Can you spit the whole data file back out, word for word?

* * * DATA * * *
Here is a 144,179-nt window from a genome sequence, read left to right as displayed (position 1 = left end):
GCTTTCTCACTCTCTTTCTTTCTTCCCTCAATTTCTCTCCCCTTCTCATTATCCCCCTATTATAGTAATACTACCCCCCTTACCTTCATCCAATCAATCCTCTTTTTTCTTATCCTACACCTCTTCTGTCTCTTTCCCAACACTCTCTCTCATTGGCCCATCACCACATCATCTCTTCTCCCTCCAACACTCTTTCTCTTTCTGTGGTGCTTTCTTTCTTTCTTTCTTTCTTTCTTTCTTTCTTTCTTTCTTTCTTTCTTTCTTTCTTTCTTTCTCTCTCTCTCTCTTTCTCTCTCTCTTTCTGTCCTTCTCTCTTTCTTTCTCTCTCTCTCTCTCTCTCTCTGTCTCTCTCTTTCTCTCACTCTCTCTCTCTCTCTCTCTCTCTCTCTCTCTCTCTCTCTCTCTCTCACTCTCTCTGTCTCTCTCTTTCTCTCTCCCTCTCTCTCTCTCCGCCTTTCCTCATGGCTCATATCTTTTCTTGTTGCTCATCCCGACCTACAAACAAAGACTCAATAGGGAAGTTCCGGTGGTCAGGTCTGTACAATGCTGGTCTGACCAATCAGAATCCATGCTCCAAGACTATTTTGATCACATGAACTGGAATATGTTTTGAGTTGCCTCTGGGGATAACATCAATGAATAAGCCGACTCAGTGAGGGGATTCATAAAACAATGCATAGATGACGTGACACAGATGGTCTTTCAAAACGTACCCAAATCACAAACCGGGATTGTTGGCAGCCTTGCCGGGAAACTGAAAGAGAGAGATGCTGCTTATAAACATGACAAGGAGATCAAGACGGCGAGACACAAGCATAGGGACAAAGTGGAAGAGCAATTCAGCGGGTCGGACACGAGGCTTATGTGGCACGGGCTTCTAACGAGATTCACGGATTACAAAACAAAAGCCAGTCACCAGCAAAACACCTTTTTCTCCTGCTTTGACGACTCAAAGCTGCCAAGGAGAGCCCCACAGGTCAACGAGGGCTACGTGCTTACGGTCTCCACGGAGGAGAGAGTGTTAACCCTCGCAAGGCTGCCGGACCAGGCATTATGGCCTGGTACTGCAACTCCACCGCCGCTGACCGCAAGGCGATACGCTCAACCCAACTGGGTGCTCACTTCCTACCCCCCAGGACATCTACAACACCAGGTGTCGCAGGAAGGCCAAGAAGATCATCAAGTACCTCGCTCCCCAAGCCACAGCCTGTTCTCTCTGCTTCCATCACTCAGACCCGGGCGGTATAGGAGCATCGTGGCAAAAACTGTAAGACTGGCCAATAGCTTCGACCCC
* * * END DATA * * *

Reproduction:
Here is a 144,179-nt window from a genome sequence, read left to right as displayed (position 1 = left end):
GCTTTCTCACTCTCTTTCTTTCTTCCCTCAATTTCTCTCCCCTTCTCATTATCCCCCTATTATAGTAATACTACCCCCCTTACCTTCATCCAATCAATCCTCTTTTTTCTTATCCTACACCTCTTCTGTCTCTTTCCCAACACTCTCTCTCATTGGCCCATCACCACATCATCTCTTCTCCCTCCAACACTCTTTCTCTTTCTGTGGTGCTTTCTTTCTTTCTTTCTTTCTTTCTTTCTTTCTTTCTTTCTTTCTTTCTTTCTTTCTTTCTTTCTCTCTCTCTCTCTTTCTCTCTCTCTTTCTGTCCTTCTCTCTTTCTTTCTCTCTCTCTCTCTCTCTCTCTGTCTCTCTCTTTCTCTCACTCTCTCTCTCTCTCTCTCTCTCTCTCTCTCTCTCTCTCTCTCTCTCACTCTCTCTGTCTCTCTCTTTCTCTCTCCCTCTCTCTCTCTCCGCCTTTCCTCATGGCTCATATCTTTTCTTGTTGCTCATCCCGACCTACAAACAAAGACTCAATAGGGAAGTTCCGGTGGTCAGGTCTGTACAATGCTGGTCTGACCAATCAGAATCCATGCTCCAAGACTATTTTGATCACATGAACTGGAATATGTTTTGAGTTGCCTCTGGGGATAACATCAATGAATAAGCCGACTCAGTGAGGGGATTCATAAAACAATGCATAGATGACGTGACACAGATGGTCTTTCAAAACGTACCCAAATCACAAACCGGGATTGTTGGCAGCCTTGCCGGGAAACTGAAAGAGAGAGATGCTGCTTATAAACATGACAAGGAGATCAAGACGGCGAGACACAAGCATAGGGACAAAGTGGAAGAGCAATTCAGCGGGTCGGACACGAGGCTTATGTGGCACGGGCTTCTAACGAGATTCACGGATTACAAAACAAAAGCCAGTCACCAGCAAAACACCTTTTTCTCCTGCTTTGACGACTCAAAGCTGCCAAGGAGAGCCCCACAGGTCAACGAGGGCTACGTGCTTACGGTCTCCACGGAGGAGAGAGTGTTAACCCTCGCAAGGCTGCCGGACCAGGCATTATGGCCTGGTACTGCAACTCCACCGCCGCTGACCGCAAGGCGATACGCTCAACCCAACTGGGTGCTCACTTCCTACCCCCCAGGACATCTACAACACCAGGTGTCGCAGGAAGGCCAAGAAGATCATCAAGTACCTCGCTCCCCAAGCCACAGCCTGTTCTCTCTGCTTCCATCACTCAGACCCGGGCGGTATAGGAGCATCGTGGCAAAAACTGTAAGACTGGCCAATAGCTTCGACCCC